David Hume stated that "were the disposal of human life so much reserved as the peculiar province of the Almighty that it was an encroachment on his right for men to dispose of their own lives, it would be equally criminal to act for the preservation of life as for its destruction." Here he was proving that if we prevent death from happening why we can"t also let death happen. Also David Hume stated "all events in one sense, may be pronounced the action of the almighty; they all proceed from those powers with which he endowed his creatures." This coincided very well with what Socrates believe that "he only knows what he does not know" and that was that he knew god granted him this power to choose life or death. So, Socrates had every right to drink the hemlock and make the decision to take his own life and commit suicide.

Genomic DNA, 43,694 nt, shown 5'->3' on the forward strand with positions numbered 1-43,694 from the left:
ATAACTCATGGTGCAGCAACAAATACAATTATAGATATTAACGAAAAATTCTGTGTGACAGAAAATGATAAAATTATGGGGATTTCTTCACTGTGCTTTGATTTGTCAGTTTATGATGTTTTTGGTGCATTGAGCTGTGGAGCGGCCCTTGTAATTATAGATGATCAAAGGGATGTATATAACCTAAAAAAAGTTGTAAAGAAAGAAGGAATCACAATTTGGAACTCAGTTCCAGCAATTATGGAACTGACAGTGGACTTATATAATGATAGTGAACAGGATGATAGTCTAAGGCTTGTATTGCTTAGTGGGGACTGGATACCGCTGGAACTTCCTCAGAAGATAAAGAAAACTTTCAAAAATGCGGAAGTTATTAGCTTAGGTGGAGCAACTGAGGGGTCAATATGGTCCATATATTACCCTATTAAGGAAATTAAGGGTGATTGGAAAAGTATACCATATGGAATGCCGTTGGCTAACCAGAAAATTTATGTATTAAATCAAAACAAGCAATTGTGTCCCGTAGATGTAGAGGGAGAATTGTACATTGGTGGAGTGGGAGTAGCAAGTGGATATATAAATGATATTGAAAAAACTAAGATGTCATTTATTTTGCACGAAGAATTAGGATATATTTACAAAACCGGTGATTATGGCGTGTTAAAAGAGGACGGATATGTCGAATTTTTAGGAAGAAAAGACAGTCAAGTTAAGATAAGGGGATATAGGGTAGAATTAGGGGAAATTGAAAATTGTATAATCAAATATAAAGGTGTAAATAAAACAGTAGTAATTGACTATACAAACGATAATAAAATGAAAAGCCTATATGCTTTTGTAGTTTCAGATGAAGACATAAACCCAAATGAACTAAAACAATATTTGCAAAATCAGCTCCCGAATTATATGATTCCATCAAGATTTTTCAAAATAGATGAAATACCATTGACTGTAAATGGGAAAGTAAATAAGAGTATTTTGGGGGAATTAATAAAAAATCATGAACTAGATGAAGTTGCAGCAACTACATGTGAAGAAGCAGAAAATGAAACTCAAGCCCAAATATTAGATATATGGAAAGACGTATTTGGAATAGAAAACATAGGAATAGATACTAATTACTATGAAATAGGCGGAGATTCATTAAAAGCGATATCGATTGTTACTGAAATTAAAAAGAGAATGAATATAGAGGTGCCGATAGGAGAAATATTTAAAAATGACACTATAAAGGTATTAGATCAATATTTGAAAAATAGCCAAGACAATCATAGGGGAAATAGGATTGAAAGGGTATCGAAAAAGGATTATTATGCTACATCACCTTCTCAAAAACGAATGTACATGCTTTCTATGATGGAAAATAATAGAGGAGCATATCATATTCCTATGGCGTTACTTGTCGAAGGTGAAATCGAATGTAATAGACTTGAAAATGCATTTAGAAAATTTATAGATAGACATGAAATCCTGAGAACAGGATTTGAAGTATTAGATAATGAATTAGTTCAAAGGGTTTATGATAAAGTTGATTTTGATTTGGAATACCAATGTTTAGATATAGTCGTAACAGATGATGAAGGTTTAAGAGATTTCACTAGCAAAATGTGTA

David Hume states in his article "Suicide" that "what is the meaning then of that principle, that a man, who, tired of life, and hunted by pain and misery, bravely overcomes all the natural terrors of death, and makes his escape from this cruel scene; that such a man, I say, has incurred the indignation of his creator, by encroaching on the office of divine provident; and disturbing the order of the universe?" Socrates, who drank the hemlock, is basically disturbing the order of the universe by taking his life to escape the horrors of being in jail. Socrates is not following the order of the creator by committing suicide; this then deems suicide wrong in the words of David Hume. David Hume does not directly state in his article whether suicide is wrong or right but he does say that it is a disturbance to the course of nature. One person"s actions can affect those who care enough to notice. An action can either help someone out or hurt them. When death occurs, someone is affected because they will emotionally feel loss of that person.